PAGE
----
Race #12: Wildflower Run 5k

We ran the 32nd annual Wildflower Run at the Live Oak High School in Morgan Hill, CA on Sunday. What a great race — well organized, flat, fast, and a beautiful day for running. You should get along next year for the 33rd running; I’ve a feeling we’ll be there too.

Third place in the 40 to 49 division today. Pretty happy with that!
Third place in the 40 to 49 division today. Pretty happy with that!

I wore my prototype FiftyTwoFives running shirt for the first time today. We’ve been printing a few different versions, and testing them out. We’ll be printing an official shirt in a month or two, and including names of sponsors who’ve donated more than $100 to our fundraiser for the GBS/CIDP Foundation. If you’d like the shirt, it’s not too late to donate — come on, you know you want to head over here and help a great cause!

Selina came 2nd in the 40 to 49 women's division. Speed demon!
Selina came 2nd in the 40 to 49 women’s division. Speed demon!

Anyway, this morning, just over 500 people ran the 5k race, and around 250 ran the 10k. The race had a friendly, family atmosphere — and a club racing atmosphere too in the form of a large contingent from the Wolfpak running and triathlon club.

I ran into 3rd place in the 40 to 49 age group (and 16th overall), with a reasonable time of 21:40. I have a sneaking suspicion that the race was closer to 5200m than 5000m, but maybe it’s just wishful thinking that my time was actually a little better. My wife Selina ran into second place with a 22:20 (and came 22nd overall, and 5th in the women’s division). The ladies from Wolfpak looked impressive, but Selina didn’t have too much trouble taking all but one of those ladies down. She’s low key but fast.

The start of the pre-race kids' 2k race
The start of the pre-race kids’ 2k race

The race was won overall by 27-year-old Stephanie Pancoast in a time of 17:24. I haven’t seen a female overall winner in my races for a few years, and 17:24 sure is humming. Impressive stuff.

Next weekend, I’m taking a short break from racing. We’ve got seven or eight races lined up in April including a run around the o.co coliseum before the Mariners @ A’s game (Go M’s!), a run across the Golden Gate bridge, and a race up and down the hills of Mt Diablo. Should be a fun month!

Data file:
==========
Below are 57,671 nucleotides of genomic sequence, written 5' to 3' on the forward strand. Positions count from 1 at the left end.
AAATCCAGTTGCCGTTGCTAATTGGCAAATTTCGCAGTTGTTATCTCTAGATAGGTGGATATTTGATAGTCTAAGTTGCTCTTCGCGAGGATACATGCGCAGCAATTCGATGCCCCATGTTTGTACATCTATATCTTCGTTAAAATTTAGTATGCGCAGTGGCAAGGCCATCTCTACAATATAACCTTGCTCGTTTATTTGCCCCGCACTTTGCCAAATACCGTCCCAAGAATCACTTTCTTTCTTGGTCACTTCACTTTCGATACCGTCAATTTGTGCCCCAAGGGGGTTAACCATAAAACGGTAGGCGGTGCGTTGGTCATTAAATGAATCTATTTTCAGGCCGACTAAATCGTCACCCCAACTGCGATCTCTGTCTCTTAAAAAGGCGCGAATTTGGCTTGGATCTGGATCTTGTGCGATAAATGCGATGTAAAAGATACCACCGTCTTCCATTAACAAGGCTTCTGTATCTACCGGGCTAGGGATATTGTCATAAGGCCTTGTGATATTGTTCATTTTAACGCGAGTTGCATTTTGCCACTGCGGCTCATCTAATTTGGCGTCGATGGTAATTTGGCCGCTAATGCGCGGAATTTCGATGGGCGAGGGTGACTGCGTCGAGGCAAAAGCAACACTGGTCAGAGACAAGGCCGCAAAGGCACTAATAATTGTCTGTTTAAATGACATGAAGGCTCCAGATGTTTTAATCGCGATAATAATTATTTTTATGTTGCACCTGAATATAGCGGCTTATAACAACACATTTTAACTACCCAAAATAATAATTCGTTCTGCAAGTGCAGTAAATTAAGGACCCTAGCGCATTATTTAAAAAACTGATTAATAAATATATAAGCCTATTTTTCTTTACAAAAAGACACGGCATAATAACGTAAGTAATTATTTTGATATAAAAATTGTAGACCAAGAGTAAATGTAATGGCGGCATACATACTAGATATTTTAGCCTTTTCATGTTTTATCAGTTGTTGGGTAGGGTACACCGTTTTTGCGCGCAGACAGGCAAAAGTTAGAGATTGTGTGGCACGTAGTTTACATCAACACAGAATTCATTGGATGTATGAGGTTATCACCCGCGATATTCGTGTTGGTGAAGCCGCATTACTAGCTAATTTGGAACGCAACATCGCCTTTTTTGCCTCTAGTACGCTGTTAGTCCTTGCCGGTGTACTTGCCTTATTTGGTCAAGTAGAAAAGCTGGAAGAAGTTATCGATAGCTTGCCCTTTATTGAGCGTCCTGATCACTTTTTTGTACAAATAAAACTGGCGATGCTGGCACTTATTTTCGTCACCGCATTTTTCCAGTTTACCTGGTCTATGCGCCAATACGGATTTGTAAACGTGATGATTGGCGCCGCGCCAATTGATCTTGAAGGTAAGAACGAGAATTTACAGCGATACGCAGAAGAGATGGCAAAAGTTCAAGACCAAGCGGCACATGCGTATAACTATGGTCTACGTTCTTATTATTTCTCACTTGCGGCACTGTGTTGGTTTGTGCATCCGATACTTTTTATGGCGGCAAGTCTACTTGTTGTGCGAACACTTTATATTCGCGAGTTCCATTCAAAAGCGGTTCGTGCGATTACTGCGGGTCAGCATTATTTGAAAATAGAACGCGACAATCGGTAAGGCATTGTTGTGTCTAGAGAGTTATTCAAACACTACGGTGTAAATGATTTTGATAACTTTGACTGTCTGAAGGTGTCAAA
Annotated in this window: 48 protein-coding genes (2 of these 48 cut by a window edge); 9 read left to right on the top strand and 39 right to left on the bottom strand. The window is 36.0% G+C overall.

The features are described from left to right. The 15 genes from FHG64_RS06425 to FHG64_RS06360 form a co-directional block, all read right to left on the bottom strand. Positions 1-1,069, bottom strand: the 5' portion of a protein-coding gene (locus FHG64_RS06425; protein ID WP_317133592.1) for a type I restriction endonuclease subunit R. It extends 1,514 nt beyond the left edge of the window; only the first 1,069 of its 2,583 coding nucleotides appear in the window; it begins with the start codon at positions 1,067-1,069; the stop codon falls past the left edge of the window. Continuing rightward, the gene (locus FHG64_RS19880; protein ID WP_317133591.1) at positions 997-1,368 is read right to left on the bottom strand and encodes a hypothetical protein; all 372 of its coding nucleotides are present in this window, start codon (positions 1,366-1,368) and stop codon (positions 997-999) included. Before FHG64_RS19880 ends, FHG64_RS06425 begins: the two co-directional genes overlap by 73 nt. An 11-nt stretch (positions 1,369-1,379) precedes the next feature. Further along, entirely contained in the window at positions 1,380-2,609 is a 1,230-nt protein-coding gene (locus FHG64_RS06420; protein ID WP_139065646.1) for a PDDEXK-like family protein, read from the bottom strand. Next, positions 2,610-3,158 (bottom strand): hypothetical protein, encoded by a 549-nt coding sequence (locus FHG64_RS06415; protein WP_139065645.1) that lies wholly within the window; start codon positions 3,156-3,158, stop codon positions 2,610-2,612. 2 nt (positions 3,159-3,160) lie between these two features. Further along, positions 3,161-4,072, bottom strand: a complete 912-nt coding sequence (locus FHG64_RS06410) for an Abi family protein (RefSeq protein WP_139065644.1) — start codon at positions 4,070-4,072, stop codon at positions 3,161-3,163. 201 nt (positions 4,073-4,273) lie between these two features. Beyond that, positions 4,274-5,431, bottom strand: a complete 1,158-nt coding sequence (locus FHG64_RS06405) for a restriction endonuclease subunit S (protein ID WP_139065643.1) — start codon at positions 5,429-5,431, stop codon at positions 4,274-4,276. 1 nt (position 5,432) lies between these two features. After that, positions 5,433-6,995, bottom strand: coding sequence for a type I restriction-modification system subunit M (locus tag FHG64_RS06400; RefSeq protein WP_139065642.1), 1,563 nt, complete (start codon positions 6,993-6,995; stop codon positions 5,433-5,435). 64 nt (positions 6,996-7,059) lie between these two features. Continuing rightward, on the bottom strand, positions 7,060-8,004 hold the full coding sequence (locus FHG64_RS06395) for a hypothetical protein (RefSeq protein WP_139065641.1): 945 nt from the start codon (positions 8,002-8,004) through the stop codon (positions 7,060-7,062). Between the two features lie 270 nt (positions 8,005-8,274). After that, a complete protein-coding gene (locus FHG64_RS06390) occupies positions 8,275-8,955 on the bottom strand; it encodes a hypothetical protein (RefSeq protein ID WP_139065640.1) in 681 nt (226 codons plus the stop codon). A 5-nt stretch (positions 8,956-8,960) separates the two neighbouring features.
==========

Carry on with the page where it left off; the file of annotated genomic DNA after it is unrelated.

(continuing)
Weekly update: We’ve raised $22,149!

We’ve now raised $22,149 for the GBS/CIDP Foundation since we began fundraising on February 11. That’s amazing, and I owe you thanks again for your support.

Weekly stats: 43% of the way to the $52k goal, and 21% of the way to the running goal.

Help! Help! Help!

Fundraising has slowed to a crawl. We raised only $50 this week! You can help by sharing the fundraiser with your friends on social media, and encouraging that friend or family member who’s mentioned they’re planning to contribute. I’ll be doubling down on my efforts too!

What’s happened in the past week?

This week, we had a generous donation from Timo Volkmer ($50). Thanks Timo!

As you can see in the picture above, we went running as a family last weekend. We ran the Zimbabwe Run, a one mile fundraiser for orphans in Zimbabwe. My youngest daughter has run the race twice, and this year my eldest daughter Lucy and my wife Selina joined in the fun. Watch Lucy’s race, and read about the race here: https://fiftytwofives.com/2015/03/24/race-11-zimbabwe-run/

I’m looking forward to running two races this weekend! See you next week.

Race #11: Zimbabwe Run

Race 11 wasn’t as exotic as race 10. After my long flight back from Argentina on Thursday, I decided to keep it simple and run the Zimbabwe Run One Mile race on Sunday. My youngest daughter ran it the past couple of years, and this year I ran it with my wife and eldest daughter. Family running is great fun — what’s better than spending time with your family and getting some exercise in too?

Family fun at the Zimbabwe Run. Hugh, Lucy, and Selina. The girls have their new fiftytwofives.com shirts!
Family fun at the Zimbabwe Run. Hugh, Lucy, and Selina. The girls have their new fiftytwofives.com shirts!